Your cat may also become stressed or afraid in relation to using the litter box because of their accidents. Maintaining a calm, stress-free environment will be helpful in reducing the risk of stress-induced incontinence events.

Medical Options

Seeking appropriate medical treatment for your kitty is the first step in dealing with incontinence of any kind. The cause of your cat’s incontinence will determine what treatment options are open to you.

If your cat is diabetic your vet may prescribe a diet change and an exercise routine in addition to insulin therapy.

Medications appropriate to your cat’s condition may be prescribed. In the case of a urinary tract infection the medication will be an antibiotic. Topical ointments may also be prescribed if your cat has inflamed genitals.

Depending on your cat’s medical condition surgery may also be an option, or may even be required in some cases.

Whatever treatment plans your vet may recommend, follow their advice. Both you and your cat will be grateful if you can get their incontinence under control.

Around The House

Litter Boxes

If your cat is unable to make it to the litter box when they have the urge to pee then you may need to make adjustments to the number, size, and/or location of your litter boxes.

Having one litter box in every room will increase your cat’s chances of making it to the box before an accident occurs. Keeping the box closest to the area in the room where they spend the most time will increase those chances even more.

Evaluate the placement of the boxes in each room and make sure there are no obstacles that would slow your cat down in their attempt to reach the box.

If your cat can make it to the box but not inside the box before an accident then you may need to modify your boxes so they’re easier to access. Cats with mobility issues may need boxes with very low edges. You can either purchase these types of boxes, or cut down the edges on your existing boxes.

This tutorial video shows how to make a box from a storage tub, but you could easily use these same steps for cutting down the edges on your existing boxes.

In some instances it may also be a good idea to change the kind of litter you use. If your cat often has wet legs or genitals, or if your cat has trouble standing/squatting properly in the litter box you may want to change from using a clumping litter to using a non-clumping litter. Pellet-style litters, from newspaper, pine, or other materials may work better for your cat.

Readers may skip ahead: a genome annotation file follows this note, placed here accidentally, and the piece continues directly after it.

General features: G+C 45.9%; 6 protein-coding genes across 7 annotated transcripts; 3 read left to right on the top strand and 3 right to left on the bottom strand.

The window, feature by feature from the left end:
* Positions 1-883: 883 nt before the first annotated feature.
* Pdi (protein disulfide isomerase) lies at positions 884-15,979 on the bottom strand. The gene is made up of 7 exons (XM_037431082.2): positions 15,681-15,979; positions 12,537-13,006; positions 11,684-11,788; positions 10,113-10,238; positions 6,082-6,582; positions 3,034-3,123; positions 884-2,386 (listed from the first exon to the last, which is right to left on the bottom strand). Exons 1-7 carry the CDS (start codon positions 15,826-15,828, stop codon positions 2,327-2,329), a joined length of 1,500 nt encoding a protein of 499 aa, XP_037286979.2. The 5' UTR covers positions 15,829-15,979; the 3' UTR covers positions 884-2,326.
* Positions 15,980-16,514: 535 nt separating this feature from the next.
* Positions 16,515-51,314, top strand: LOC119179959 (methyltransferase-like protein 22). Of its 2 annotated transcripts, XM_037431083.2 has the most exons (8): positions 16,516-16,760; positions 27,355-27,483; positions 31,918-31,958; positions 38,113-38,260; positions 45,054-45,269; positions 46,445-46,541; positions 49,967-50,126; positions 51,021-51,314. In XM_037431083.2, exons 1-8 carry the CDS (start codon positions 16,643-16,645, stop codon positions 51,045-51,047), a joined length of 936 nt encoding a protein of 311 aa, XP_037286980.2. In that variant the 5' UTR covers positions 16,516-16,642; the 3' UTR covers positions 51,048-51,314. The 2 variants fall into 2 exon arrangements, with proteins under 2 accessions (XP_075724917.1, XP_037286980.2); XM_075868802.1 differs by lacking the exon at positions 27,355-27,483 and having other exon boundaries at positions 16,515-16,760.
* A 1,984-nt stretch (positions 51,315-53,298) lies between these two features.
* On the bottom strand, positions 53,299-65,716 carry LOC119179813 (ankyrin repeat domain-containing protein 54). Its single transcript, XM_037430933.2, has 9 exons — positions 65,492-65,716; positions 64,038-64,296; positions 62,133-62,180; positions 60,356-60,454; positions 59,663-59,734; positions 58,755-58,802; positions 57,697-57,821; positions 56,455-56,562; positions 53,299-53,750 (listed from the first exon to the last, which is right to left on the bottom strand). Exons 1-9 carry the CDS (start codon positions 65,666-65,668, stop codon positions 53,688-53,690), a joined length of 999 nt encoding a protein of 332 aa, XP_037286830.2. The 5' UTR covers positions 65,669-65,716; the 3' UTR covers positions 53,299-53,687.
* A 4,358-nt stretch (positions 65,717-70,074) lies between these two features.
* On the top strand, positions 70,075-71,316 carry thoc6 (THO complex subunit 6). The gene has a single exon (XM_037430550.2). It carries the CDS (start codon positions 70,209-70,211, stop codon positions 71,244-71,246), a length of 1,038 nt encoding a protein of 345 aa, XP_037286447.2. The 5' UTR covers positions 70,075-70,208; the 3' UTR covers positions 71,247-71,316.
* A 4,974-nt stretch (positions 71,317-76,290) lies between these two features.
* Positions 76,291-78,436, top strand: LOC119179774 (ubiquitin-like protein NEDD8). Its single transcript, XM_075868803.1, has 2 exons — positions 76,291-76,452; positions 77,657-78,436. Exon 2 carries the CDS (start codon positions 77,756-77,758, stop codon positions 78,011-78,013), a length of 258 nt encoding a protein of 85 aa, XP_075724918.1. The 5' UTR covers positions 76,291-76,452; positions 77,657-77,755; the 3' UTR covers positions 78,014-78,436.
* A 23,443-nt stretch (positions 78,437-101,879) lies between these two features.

Protecting Furniture

Protecting your furniture from the results of your kitty’s incontinence will be very important, unless you want your entire home to feel and smell like an unkempt litter box. Here are some things you can add that will protect your furniture and make cleanup of any accidents a bit easier:

  • Waterproof covers for couch, beds (yours and theirs), any other upholstered furniture
  • Puppy pads, either disposable or washable varieties
    • These can be placed on furniture, near litter boxes, and anywhere kitty likes to sleep
    • If using the disposable kind you may want to put a towel, sheet, blanket, or something similar over the top. This will help keep the lightweight pad in place when your kitty moves around on top of it.
  • Small throws / lap blankets on all furniture for easy cleaning
    • Use 2-3 separate layers for even easier cleaning. If one layer is dirtied just remove it and you have more layers underneath
  • When purchasing new cat furniture like trees, baskets, or beds, make sure every spot where kitty would sleep has removable, washable cushions

Be sure to keep a constant supply of any furniture protective materials available. You can typically purchase blankets, throws, and possibly even washable absorbent pads (look for baby diaper changing pads) from local thrift stores.

If you’re crafty you can make your own washable pee pads.

Expressing The Bladder

Some cats may need assistance with expressing their bladder, or even their bowels. This video has a pretty good explanation of how to express both. Manually expressing your cat’s bladder or bowels can reduce the risk of an accident.


Diapers may be a good option for keeping your cat and your home clean if your cat has frequent accidents.